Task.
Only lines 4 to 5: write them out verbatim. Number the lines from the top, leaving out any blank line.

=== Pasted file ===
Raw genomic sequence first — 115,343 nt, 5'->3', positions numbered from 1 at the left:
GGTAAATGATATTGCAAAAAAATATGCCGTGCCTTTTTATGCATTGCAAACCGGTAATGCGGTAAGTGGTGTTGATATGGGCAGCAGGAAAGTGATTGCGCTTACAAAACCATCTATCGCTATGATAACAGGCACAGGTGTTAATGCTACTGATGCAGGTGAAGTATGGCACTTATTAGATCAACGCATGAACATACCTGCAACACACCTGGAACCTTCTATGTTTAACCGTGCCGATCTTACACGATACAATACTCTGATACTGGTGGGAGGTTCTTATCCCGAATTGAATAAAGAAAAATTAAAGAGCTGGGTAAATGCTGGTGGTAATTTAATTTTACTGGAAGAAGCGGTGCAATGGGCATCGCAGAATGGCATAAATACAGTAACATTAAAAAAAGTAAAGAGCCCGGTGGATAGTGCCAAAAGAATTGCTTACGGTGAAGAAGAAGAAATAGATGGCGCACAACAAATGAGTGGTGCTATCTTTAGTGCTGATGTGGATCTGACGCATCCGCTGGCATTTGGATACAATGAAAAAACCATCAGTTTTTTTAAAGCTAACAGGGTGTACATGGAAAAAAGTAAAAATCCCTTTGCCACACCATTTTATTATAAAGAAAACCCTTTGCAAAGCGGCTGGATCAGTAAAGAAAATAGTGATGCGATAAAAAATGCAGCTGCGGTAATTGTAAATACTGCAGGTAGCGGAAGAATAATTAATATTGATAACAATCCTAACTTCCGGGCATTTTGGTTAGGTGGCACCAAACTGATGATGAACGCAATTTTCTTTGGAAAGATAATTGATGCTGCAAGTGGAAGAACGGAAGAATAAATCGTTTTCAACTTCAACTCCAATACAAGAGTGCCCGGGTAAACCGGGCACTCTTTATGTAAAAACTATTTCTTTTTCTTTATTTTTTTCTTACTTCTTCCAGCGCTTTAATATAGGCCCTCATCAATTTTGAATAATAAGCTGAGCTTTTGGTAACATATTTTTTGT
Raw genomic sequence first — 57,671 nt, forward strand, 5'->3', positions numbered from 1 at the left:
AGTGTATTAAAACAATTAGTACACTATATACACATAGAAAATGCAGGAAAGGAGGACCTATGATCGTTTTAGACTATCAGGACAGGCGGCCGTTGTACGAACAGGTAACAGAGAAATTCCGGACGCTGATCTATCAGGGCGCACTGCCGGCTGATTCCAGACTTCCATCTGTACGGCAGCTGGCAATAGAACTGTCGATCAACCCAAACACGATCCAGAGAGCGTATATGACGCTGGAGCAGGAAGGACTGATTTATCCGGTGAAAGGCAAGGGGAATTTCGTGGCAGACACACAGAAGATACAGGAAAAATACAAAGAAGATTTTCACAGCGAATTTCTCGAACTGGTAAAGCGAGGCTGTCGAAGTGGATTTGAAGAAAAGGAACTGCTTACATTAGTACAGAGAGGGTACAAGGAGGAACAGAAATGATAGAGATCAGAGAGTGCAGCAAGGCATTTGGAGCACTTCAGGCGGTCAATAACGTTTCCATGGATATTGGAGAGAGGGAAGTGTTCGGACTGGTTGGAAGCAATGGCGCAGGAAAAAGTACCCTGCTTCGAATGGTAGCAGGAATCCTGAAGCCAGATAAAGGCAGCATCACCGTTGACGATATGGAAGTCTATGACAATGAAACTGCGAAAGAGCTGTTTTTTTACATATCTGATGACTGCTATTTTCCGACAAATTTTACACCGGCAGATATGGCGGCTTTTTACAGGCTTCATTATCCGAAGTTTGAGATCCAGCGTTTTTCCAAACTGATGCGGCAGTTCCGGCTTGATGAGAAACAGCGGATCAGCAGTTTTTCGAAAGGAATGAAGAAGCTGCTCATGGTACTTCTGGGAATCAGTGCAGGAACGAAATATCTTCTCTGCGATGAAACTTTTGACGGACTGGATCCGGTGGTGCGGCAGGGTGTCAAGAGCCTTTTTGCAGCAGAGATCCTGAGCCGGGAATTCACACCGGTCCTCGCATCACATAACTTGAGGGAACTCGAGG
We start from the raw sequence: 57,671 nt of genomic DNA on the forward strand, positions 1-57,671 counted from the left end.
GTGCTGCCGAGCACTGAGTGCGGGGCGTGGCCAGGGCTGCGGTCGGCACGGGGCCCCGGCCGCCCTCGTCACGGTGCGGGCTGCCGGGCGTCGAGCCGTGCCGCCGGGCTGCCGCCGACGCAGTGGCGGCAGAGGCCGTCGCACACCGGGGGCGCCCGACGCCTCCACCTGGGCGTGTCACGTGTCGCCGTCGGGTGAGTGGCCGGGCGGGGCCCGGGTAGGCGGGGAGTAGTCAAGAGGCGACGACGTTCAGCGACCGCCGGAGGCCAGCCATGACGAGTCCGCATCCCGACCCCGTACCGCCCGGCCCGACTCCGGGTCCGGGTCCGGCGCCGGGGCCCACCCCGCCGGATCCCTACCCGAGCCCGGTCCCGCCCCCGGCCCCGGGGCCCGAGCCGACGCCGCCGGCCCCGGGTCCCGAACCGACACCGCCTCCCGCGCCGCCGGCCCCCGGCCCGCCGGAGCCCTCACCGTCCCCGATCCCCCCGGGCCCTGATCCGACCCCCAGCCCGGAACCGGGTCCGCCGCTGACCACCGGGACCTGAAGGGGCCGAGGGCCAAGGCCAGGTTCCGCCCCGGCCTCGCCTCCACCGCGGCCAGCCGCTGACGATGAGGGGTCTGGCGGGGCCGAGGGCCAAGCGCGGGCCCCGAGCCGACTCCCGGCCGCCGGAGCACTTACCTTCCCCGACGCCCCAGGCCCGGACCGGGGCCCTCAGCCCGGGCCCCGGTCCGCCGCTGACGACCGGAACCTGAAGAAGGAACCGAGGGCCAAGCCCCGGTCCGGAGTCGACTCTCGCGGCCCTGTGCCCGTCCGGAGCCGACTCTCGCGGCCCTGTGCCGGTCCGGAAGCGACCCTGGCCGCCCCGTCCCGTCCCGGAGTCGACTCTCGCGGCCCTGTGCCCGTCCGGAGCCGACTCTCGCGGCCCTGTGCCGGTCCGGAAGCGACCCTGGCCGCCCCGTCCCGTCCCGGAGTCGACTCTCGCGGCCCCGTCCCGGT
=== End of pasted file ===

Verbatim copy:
AGTGTATTAAAACAATTAGTACACTATATACACATAGAAAATGCAGGAAAGGAGGACCTATGATCGTTTTAGACTATCAGGACAGGCGGCCGTTGTACGAACAGGTAACAGAGAAATTCCGGACGCTGATCTATCAGGGCGCACTGCCGGCTGATTCCAGACTTCCATCTGTACGGCAGCTGGCAATAGAACTGTCGATCAACCCAAACACGATCCAGAGAGCGTATATGACGCTGGAGCAGGAAGGACTGATTTATCCGGTGAAAGGCAAGGGGAATTTCGTGGCAGACACACAGAAGATACAGGAAAAATACAAAGAAGATTTTCACAGCGAATTTCTCGAACTGGTAAAGCGAGGCTGTCGAAGTGGATTTGAAGAAAAGGAACTGCTTACATTAGTACAGAGAGGGTACAAGGAGGAACAGAAATGATAGAGATCAGAGAGTGCAGCAAGGCATTTGGAGCACTTCAGGCGGTCAATAACGTTTCCATGGATATTGGAGAGAGGGAAGTGTTCGGACTGGTTGGAAGCAATGGCGCAGGAAAAAGTACCCTGCTTCGAATGGTAGCAGGAATCCTGAAGCCAGATAAAGGCAGCATCACCGTTGACGATATGGAAGTCTATGACAATGAAACTGCGAAAGAGCTGTTTTTTTACATATCTGATGACTGCTATTTTCCGACAAATTTTACACCGGCAGATATGGCGGCTTTTTACAGGCTTCATTATCCGAAGTTTGAGATCCAGCGTTTTTCCAAACTGATGCGGCAGTTCCGGCTTGATGAGAAACAGCGGATCAGCAGTTTTTCGAAAGGAATGAAGAAGCTGCTCATGGTACTTCTGGGAATCAGTGCAGGAACGAAATATCTTCTCTGCGATGAAACTTTTGACGGACTGGATCCGGTGGTGCGGCAGGGTGTCAAGAGCCTTTTTGCAGCAGAGATCCTGAGCCGGGAATTCACACCGGTCCTCGCATCACATAACTTGAGGGAACTCGAGG
We start from the raw sequence: 57,671 nt of genomic DNA on the forward strand, positions 1-57,671 counted from the left end.